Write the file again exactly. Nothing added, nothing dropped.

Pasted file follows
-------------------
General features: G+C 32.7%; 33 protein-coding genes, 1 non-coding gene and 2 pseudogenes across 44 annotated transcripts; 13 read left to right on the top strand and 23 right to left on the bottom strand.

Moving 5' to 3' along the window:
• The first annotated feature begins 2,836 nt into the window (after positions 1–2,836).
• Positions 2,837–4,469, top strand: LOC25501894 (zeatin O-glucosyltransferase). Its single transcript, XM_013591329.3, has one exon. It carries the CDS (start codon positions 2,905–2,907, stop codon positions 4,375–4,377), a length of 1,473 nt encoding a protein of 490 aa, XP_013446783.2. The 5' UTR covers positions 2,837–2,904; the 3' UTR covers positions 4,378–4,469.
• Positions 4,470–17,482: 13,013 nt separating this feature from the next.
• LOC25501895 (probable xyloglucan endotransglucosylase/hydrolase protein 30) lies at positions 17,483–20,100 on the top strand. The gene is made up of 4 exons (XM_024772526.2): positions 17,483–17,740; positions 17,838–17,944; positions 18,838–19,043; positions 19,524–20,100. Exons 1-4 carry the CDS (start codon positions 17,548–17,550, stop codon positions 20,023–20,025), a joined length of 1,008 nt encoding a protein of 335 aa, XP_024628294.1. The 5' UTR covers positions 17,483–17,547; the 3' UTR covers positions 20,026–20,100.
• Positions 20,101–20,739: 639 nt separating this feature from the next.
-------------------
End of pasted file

General features: G+C 32.7%; 33 protein-coding genes, 1 non-coding gene and 2 pseudogenes across 44 annotated transcripts; 13 read left to right on the top strand and 23 right to left on the bottom strand.

Moving 5' to 3' along the window:
• The first annotated feature begins 2,836 nt into the window (after positions 1–2,836).
• Positions 2,837–4,469, top strand: LOC25501894 (zeatin O-glucosyltransferase). Its single transcript, XM_013591329.3, has one exon. It carries the CDS (start codon positions 2,905–2,907, stop codon positions 4,375–4,377), a length of 1,473 nt encoding a protein of 490 aa, XP_013446783.2. The 5' UTR covers positions 2,837–2,904; the 3' UTR covers positions 4,378–4,469.
• Positions 4,470–17,482: 13,013 nt separating this feature from the next.
• LOC25501895 (probable xyloglucan endotransglucosylase/hydrolase protein 30) lies at positions 17,483–20,100 on the top strand. The gene is made up of 4 exons (XM_024772526.2): positions 17,483–17,740; positions 17,838–17,944; positions 18,838–19,043; positions 19,524–20,100. Exons 1-4 carry the CDS (start codon positions 17,548–17,550, stop codon positions 20,023–20,025), a joined length of 1,008 nt encoding a protein of 335 aa, XP_024628294.1. The 5' UTR covers positions 17,483–17,547; the 3' UTR covers positions 20,026–20,100.
• Positions 20,101–20,739: 639 nt separating this feature from the next.